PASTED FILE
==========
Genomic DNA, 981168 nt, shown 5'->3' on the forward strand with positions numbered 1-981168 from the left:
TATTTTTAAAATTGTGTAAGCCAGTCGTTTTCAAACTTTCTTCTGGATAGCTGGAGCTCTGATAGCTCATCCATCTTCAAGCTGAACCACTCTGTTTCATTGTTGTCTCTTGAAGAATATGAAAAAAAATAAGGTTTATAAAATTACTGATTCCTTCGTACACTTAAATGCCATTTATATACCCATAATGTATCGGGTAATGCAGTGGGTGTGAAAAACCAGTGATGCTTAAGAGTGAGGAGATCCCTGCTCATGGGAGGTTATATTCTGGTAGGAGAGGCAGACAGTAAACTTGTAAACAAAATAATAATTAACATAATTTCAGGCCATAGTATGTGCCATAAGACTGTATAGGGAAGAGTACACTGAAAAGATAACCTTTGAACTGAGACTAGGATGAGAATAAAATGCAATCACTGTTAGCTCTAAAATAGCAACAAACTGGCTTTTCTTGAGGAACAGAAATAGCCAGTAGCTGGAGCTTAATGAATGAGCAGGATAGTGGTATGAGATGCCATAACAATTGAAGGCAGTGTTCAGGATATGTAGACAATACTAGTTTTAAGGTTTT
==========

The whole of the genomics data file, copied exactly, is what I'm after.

Genomic DNA, 981168 nt, shown 5'->3' on the forward strand with positions numbered 1-981168 from the left:
TATTTTTAAAATTGTGTAAGCCAGTCGTTTTCAAACTTTCTTCTGGATAGCTGGAGCTCTGATAGCTCATCCATCTTCAAGCTGAACCACTCTGTTTCATTGTTGTCTCTTGAAGAATATGAAAAAAAATAAGGTTTATAAAATTACTGATTCCTTCGTACACTTAAATGCCATTTATATACCCATAATGTATCGGGTAATGCAGTGGGTGTGAAAAACCAGTGATGCTTAAGAGTGAGGAGATCCCTGCTCATGGGAGGTTATATTCTGGTAGGAGAGGCAGACAGTAAACTTGTAAACAAAATAATAATTAACATAATTTCAGGCCATAGTATGTGCCATAAGACTGTATAGGGAAGAGTACACTGAAAAGATAACCTTTGAACTGAGACTAGGATGAGAATAAAATGCAATCACTGTTAGCTCTAAAATAGCAACAAACTGGCTTTTCTTGAGGAACAGAAATAGCCAGTAGCTGGAGCTTAATGAATGAGCAGGATAGTGGTATGAGATGCCATAACAATTGAAGGCAGTGTTCAGGATATGTAGACAATACTAGTTTTAAGGTTTT